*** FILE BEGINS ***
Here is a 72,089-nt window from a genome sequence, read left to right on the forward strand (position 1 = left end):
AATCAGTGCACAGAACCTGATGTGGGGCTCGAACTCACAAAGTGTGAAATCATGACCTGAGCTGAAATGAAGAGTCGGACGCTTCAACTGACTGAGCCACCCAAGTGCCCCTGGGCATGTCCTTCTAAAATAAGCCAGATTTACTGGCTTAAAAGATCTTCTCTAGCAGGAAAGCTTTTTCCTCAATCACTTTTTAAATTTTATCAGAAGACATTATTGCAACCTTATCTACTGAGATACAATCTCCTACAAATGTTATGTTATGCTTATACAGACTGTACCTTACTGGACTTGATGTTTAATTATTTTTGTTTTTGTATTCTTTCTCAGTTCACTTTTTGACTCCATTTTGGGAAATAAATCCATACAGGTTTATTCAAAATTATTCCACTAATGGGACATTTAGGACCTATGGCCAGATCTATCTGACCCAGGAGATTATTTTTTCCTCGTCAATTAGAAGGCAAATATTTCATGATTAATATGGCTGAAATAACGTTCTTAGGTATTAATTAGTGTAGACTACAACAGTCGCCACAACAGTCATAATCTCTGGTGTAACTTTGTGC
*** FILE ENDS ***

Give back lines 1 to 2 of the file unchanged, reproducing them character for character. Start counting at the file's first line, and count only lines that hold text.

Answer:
Here is a 72,089-nt window from a genome sequence, read left to right on the forward strand (position 1 = left end):
AATCAGTGCACAGAACCTGATGTGGGGCTCGAACTCACAAAGTGTGAAATCATGACCTGAGCTGAAATGAAGAGTCGGACGCTTCAACTGACTGAGCCACCCAAGTGCCCCTGGGCATGTCCTTCTAAAATAAGCCAGATTTACTGGCTTAAAAGATCTTCTCTAGCAGGAAAGCTTTTTCCTCAATCACTTTTTAAATTTTATCAGAAGACATTATTGCAACCTTATCTACTGAGATACAATCTCCTACAAATGTTATGTTATGCTTATACAGACTGTACCTTACTGGACTTGATGTTTAATTATTTTTGTTTTTGTATTCTTTCTCAGTTCACTTTTTGACTCCATTTTGGGAAATAAATCCATACAGGTTTATTCAAAATTATTCCACTAATGGGACATTTAGGACCTATGGCCAGATCTATCTGACCCAGGAGATTATTTTTTCCTCGTCAATTAGAAGGCAAATATTTCATGATTAATATGGCTGAAATAACGTTCTTAGGTATTAATTAGTGTAGACTACAACAGTCGCCACAACAGTCATAATCTCTGGTGTAACTTTGTGC